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regular-article-logo Sunday, 26 May 2024

Glaciers vanishing at record rate in Alps: Glaciologist

By looking at difference in how much snow fell in winter, and how much ice melts in summer, scientists can measure how much a glacier has shrunk in any given year

Reuters Morteratsch Glacier, Switzerland Published 09.08.22, 01:27 AM
A man in a glacier cave in Vaettis, Switzerland.

A man in a glacier cave in Vaettis, Switzerland. AP/PTI

From the way 45-year-old Swiss glaciologist Andreas Linsbauer bounds over icy crevasses, you would never guess he was carrying 10 kg of steel equipment needed to chart the decline of Switzerland’s glaciers.

Normally, he heads down this path on the massive Morteratsch Glacier in late September, the end of the summer melt season in the Alps. But exceptionally high ice loss this year has brought him to this 15-sq-km amphitheatre of ice two months early for emergency maintenance work.

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The measuring poles he uses to track changes in the depth of the pack are at risk of dislodging entirely as the ice melts away and he needs to drill new holes.

The Alps’ glaciers are on track for their highest mass losses in at least 60 years of record keeping, data shared exclusively with Reuters shows. By looking at the difference in how much snow fell in winter, and how much ice melts in the summer, scientists can measure how much a glacier has shrunk in any given year.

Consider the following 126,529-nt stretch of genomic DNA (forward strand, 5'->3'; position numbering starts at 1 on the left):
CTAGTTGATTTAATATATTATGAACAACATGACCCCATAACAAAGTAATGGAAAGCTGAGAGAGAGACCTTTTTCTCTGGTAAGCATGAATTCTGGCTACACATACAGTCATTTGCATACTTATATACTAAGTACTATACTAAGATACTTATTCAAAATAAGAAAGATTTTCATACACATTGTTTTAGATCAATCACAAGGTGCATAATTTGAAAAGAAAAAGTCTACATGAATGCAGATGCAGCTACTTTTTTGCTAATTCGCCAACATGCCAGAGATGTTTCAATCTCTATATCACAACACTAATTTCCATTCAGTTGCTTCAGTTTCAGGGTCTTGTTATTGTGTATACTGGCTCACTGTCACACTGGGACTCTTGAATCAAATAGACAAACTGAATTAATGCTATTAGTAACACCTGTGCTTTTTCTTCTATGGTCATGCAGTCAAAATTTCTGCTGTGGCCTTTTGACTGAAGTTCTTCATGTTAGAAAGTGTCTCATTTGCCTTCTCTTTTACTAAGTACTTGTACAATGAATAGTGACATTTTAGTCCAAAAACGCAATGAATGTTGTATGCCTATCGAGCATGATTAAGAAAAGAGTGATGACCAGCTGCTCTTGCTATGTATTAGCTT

Since last winter, which brought relatively little snowfall, the Alps have sweltered through two big early summer heatwaves — including one in July marked by temperatures near 30° Celsius in the Swiss mountain village of Zermatt.

During this heatwave, the elevation at which water froze was measured at a record high of 5,184 metres compared with the normal summer level of between 3,000-3,500 meters.

Most of the world’s mountain glaciers are retreating due to climate change. But those in the European Alps are especially vulnerable because they are smaller with relatively little ice cover. Temperatures in the Alps are warming at around 0.3°C per decade.

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